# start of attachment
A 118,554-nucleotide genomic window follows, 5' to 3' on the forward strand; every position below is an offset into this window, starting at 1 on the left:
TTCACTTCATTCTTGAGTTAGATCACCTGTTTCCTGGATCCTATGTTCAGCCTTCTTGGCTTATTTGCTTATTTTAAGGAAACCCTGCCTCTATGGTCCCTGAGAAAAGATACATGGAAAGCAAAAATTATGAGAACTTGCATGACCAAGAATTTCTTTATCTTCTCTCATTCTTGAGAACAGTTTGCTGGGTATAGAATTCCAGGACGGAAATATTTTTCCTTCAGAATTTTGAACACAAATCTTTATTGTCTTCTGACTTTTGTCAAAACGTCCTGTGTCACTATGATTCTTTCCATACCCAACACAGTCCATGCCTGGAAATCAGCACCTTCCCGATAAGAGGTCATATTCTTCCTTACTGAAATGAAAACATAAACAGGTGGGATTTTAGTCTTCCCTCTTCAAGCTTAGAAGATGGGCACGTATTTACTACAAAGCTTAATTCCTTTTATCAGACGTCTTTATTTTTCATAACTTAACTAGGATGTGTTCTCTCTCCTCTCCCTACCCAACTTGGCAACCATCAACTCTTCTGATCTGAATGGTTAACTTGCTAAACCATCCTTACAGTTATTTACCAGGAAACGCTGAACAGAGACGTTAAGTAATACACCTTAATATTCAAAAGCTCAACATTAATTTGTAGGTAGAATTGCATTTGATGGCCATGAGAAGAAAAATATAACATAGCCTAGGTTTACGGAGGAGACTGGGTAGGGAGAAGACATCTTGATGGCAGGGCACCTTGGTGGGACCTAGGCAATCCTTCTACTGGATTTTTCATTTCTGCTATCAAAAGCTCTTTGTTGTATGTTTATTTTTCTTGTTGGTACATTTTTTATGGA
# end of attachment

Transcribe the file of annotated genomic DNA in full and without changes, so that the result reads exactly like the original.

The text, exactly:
A 118,554-nucleotide genomic window follows, 5' to 3' on the forward strand; every position below is an offset into this window, starting at 1 on the left:
TTCACTTCATTCTTGAGTTAGATCACCTGTTTCCTGGATCCTATGTTCAGCCTTCTTGGCTTATTTGCTTATTTTAAGGAAACCCTGCCTCTATGGTCCCTGAGAAAAGATACATGGAAAGCAAAAATTATGAGAACTTGCATGACCAAGAATTTCTTTATCTTCTCTCATTCTTGAGAACAGTTTGCTGGGTATAGAATTCCAGGACGGAAATATTTTTCCTTCAGAATTTTGAACACAAATCTTTATTGTCTTCTGACTTTTGTCAAAACGTCCTGTGTCACTATGATTCTTTCCATACCCAACACAGTCCATGCCTGGAAATCAGCACCTTCCCGATAAGAGGTCATATTCTTCCTTACTGAAATGAAAACATAAACAGGTGGGATTTTAGTCTTCCCTCTTCAAGCTTAGAAGATGGGCACGTATTTACTACAAAGCTTAATTCCTTTTATCAGACGTCTTTATTTTTCATAACTTAACTAGGATGTGTTCTCTCTCCTCTCCCTACCCAACTTGGCAACCATCAACTCTTCTGATCTGAATGGTTAACTTGCTAAACCATCCTTACAGTTATTTACCAGGAAACGCTGAACAGAGACGTTAAGTAATACACCTTAATATTCAAAAGCTCAACATTAATTTGTAGGTAGAATTGCATTTGATGGCCATGAGAAGAAAAATATAACATAGCCTAGGTTTACGGAGGAGACTGGGTAGGGAGAAGACATCTTGATGGCAGGGCACCTTGGTGGGACCTAGGCAATCCTTCTACTGGATTTTTCATTTCTGCTATCAAAAGCTCTTTGTTGTATGTTTATTTTTCTTGTTGGTACATTTTTTATGGA